Here the poem ends, in the form in which it has come down to us. It has been sometimes thought that we have less than Kalidasa wrote, partly because of a vague tradition that there were once twenty-three cantos, partly because the customary prayer is lacking at the end. These arguments are not very cogent. Though the concluding prayer is not given in form, yet the stanzas which describe the joy of the universe fairly fill its place. And one does not see with what matter further cantos would be concerned. The action promised in the earlier part is completed in the seventeenth canto.
It has been somewhat more formidably argued that the concluding cantos are spurious, that Kalidasa wrote only the first seven or perhaps the first eight cantos. Yet, after all, what do these arguments amount to? Hardly more than this, that the first eight cantos are better poetry than the last nine. As if a poet were always at his best, even when writing on a kind of subject not calculated to call out his best. Fighting is not Kalidasa's forte; love is. Even so, there is great vigour in the journey of Taraka, the battle, and the duel. It may not be the highest kind of poetry, but it is wonderfully vigorous poetry of its kind. And if we reject the last nine cantos, we fall into a very much greater difficulty. The poem would be glaringly incomplete, its early promise obviously disregarded. We should have a Birth of the War-god in which the poet stopped before the war-god was born.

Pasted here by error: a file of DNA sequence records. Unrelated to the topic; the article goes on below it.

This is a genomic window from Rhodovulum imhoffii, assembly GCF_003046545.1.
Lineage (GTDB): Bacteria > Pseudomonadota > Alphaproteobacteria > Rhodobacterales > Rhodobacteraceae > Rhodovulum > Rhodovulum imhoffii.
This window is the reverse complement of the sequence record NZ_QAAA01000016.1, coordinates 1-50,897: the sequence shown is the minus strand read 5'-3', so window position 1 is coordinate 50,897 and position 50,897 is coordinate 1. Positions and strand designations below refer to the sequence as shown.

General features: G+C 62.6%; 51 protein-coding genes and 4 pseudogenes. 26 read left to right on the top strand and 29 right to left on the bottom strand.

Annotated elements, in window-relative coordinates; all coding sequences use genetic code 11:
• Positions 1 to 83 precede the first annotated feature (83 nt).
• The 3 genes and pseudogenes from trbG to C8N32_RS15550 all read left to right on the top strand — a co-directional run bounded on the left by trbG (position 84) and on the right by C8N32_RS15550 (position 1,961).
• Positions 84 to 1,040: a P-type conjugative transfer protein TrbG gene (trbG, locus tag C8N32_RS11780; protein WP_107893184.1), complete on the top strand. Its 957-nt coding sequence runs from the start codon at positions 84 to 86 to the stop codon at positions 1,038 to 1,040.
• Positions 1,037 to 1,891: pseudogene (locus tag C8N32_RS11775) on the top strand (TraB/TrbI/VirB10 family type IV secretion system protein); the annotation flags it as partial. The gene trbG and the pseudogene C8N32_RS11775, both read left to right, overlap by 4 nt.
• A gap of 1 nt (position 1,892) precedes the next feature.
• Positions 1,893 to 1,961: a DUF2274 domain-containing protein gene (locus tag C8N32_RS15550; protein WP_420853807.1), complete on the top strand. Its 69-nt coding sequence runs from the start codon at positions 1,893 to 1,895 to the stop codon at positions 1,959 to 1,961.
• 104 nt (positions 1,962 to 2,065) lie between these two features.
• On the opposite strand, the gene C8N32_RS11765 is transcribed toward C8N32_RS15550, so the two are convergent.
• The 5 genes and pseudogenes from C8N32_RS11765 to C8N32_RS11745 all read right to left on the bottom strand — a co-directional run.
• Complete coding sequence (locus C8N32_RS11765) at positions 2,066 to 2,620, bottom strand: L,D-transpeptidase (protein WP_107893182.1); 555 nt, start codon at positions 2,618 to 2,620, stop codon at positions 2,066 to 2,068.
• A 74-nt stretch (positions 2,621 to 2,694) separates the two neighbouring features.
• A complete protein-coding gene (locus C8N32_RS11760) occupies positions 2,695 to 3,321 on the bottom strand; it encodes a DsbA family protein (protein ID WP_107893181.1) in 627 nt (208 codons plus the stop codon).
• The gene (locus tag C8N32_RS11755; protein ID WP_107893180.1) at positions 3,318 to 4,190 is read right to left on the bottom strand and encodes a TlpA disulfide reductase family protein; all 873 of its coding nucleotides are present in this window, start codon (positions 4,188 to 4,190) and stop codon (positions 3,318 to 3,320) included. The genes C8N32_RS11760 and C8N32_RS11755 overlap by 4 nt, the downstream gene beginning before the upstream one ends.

There seems then no good reason to doubt that we have the epic substantially as Kalidasa wrote it. Plainly, it has a unity which is lacking in Kalidasa's other epic, The Dynasty of Raghu, though in this epic, too, the interest shifts. Parvati's love-affair is the matter of the first half, Kumara's fight with the demon the matter of the second half. Further, it must be admitted that the interest runs a little thin. Even in India, where the world of gods runs insensibly into the world of men, human beings take more interest in the adventures of men than of gods. The gods, indeed, can hardly have adventures; they must be victorious. The Birth of the War-god pays for its greater unity by a poverty of adventure.
It would be interesting if we could know whether this epic was written before or after The Dynasty of Raghu. But we have no data for deciding the question, hardly any for even arguing it. The introduction to The Dynasty of Raghu seems, indeed, to have been written by a poet who yet had his spurs to win. But this is all.
As to the comparative excellence of the two epics, opinions differ. My own preference is for The Dynasty of Raghu, yet there are passages in The Birth of the War-god of a piercing beauty which the world can never let die.